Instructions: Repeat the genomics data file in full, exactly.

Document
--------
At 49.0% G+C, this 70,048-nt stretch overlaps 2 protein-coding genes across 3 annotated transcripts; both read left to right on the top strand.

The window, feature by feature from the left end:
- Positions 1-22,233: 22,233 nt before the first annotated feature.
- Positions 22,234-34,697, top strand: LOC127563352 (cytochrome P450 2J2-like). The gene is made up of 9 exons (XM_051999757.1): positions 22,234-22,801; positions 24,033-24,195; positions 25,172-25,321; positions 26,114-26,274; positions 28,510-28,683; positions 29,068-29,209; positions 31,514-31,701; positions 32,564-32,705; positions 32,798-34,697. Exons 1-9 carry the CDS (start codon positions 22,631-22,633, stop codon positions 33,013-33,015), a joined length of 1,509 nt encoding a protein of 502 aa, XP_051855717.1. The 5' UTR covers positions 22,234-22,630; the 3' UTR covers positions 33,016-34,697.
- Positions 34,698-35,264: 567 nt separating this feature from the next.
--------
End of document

At 49.0% G+C, this 70,048-nt stretch overlaps 2 protein-coding genes across 3 annotated transcripts; both read left to right on the top strand.

The window, feature by feature from the left end:
- Positions 1-22,233: 22,233 nt before the first annotated feature.
- Positions 22,234-34,697, top strand: LOC127563352 (cytochrome P450 2J2-like). The gene is made up of 9 exons (XM_051999757.1): positions 22,234-22,801; positions 24,033-24,195; positions 25,172-25,321; positions 26,114-26,274; positions 28,510-28,683; positions 29,068-29,209; positions 31,514-31,701; positions 32,564-32,705; positions 32,798-34,697. Exons 1-9 carry the CDS (start codon positions 22,631-22,633, stop codon positions 33,013-33,015), a joined length of 1,509 nt encoding a protein of 502 aa, XP_051855717.1. The 5' UTR covers positions 22,234-22,630; the 3' UTR covers positions 33,016-34,697.
- Positions 34,698-35,264: 567 nt separating this feature from the next.